Cellular respiration occurs on the folds of the mitochondria.

Cellular Respiration: Kinesthetic Activity

In this short activity, students who are blind or visually impaired become the players (products and reactants) in cellular respiration.

I was reminded of this activity while considering kinesthetic activities that I use with my students for an interview with Stephanie Ludi.  I have found that students remember much better when they are involved in active learning.  Much research has supported this.   In this simple activity, students take on the roles of the reactants and products in one chemical reaction vital to life – cellular respiration.





After initial instruction on cellular respiration, tell the students that they will play the parts of the major players in cellular respiration.

  1. Have the students stand in an open area of the classroom as space will be necessary.
  2. Assign each students a role:  carbon dioxide, oxygen, water, and food.
  3. Explain to the students that the rope represents the cell membrane.  Also, explain that like every model, it is imperfect as the cell membrane would be 3-D rather than 2-D. 
  4. Ask the students what the function of cellular respiration is.  They should remember that energy production from food is the function of cellular respiration.  Prompt them if necessary.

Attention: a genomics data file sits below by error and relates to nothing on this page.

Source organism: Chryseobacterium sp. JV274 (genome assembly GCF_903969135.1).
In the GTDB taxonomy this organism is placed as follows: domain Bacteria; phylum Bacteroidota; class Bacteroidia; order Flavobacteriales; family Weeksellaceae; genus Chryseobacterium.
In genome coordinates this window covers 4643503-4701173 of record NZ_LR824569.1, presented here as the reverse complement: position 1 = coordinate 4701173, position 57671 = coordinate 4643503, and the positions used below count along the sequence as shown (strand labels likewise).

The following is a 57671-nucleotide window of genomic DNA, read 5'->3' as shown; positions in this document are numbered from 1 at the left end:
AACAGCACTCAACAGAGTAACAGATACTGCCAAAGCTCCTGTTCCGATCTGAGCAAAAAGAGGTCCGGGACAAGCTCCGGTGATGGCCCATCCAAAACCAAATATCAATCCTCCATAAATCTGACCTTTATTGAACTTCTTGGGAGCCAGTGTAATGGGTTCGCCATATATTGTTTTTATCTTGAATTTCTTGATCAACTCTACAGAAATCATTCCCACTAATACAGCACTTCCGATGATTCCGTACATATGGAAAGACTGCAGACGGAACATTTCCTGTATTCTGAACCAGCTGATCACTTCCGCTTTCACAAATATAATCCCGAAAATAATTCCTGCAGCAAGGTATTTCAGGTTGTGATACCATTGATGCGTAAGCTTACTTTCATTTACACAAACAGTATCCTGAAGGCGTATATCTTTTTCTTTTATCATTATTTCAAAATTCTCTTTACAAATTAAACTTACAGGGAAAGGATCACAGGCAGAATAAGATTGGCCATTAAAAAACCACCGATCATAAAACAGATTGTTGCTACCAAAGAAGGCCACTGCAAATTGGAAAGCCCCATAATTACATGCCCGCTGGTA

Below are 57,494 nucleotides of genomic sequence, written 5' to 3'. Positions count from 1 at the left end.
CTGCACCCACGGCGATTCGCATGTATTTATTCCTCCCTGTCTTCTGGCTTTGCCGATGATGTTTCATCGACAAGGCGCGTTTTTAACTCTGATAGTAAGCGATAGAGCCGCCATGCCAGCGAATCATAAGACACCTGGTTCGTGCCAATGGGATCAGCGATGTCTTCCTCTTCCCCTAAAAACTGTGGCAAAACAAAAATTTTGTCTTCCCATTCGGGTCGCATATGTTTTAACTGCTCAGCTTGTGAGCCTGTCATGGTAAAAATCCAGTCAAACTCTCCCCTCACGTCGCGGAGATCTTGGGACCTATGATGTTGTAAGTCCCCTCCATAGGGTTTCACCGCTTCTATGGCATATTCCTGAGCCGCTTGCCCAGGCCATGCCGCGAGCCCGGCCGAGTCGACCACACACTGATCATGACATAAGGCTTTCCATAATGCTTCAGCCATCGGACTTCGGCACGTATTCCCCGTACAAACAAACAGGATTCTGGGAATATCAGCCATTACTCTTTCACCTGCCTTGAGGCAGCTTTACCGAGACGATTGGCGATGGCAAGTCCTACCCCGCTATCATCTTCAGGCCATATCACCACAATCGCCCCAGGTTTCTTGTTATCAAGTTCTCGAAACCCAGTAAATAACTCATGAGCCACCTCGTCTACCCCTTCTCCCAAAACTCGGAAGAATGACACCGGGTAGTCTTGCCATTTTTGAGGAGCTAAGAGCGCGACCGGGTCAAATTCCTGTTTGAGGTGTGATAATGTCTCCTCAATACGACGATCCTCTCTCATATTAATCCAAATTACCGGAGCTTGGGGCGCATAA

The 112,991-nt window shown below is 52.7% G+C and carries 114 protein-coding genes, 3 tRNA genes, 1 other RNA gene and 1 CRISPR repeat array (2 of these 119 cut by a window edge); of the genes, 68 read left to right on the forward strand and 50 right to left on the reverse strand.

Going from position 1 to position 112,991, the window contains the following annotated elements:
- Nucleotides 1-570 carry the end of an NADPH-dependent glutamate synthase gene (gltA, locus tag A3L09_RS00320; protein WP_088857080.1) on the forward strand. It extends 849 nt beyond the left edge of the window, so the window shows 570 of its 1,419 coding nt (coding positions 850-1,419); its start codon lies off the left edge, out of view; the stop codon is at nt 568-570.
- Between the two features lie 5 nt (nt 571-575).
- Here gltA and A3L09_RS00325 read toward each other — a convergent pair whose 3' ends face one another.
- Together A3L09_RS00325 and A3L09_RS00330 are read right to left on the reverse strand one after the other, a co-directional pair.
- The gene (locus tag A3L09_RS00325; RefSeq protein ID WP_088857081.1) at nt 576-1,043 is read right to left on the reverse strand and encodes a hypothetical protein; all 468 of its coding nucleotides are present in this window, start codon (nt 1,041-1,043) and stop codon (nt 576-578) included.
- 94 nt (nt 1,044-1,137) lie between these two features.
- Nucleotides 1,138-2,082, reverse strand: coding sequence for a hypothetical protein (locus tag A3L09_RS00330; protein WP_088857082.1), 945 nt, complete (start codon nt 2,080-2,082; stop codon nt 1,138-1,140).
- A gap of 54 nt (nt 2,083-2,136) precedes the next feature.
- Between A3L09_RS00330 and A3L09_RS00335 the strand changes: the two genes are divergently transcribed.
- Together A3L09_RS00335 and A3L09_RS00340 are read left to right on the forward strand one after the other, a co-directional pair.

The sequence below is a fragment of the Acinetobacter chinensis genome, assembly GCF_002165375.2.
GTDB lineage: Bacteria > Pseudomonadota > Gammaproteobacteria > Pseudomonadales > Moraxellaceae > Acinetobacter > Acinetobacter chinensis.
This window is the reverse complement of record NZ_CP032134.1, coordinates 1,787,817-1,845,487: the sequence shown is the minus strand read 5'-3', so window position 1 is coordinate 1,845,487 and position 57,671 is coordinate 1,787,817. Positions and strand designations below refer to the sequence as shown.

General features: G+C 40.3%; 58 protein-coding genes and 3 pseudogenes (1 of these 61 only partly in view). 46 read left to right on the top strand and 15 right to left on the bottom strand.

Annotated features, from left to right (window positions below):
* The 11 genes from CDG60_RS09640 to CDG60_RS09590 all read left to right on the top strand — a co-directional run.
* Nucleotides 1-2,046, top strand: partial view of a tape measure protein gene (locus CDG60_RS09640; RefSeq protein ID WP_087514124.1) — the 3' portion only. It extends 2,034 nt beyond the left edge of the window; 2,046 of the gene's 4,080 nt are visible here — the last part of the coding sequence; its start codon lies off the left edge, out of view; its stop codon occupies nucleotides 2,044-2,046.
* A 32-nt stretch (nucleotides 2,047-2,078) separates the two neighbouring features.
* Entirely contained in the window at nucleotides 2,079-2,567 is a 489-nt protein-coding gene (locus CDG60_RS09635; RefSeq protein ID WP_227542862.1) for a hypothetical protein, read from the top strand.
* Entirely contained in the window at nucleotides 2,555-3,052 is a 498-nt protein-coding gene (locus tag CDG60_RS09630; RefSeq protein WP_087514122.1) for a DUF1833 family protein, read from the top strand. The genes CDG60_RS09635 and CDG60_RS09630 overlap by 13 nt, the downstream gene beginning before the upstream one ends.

5. Ask:  What is necessary to produce energy by cellular respiration? – Answer: oxygen and food. Discuss
  6. (You may want to ask where they get their energy if the students have forgotten the reactants. Answer – from food)
  7. Ask:  What are the waste products?  –  Answer:  Water and carbon dioxide
  8. Have the students that are “playing” the products (water and carbon dioxide) stand inside of the cell membrane as you begin the activity.
  9. Once they understand that food and oxygen are the necessary reactants, have the other 2 students “play” the food and oxygen and enter the cell through the cell membrane (rope). 
  10. After they have entered, ask:  What products are produced?  – Answer:  Water and carbon dioxide.  Have the 2 students who were in the cell exit as you explain the reaction. 
  11. As the reactants enter and the products exit, make a buzzing sound to represent the production of energy (or ask the students what sound should represent energy) as a result of the reaction of cellular respiration.  Describe this sound as the sound representing energy.  
  12. Have students write the formula in words or in the form of a chemical reaction depending on their levels.


NGSS Standards:

Grade 5 – Matter and Energy in Organisms and Ecosystems

Middle School: Matter and Energy in Organisms and Ecosystems

PS3.D: Energy in Chemical Processes and Everyday Life

High School: Matter and Energy in Organisms and Ecosystems

LS2.B: Cycles of Matter and Energy Transfer in Ecosystems

By Laura Hospitál

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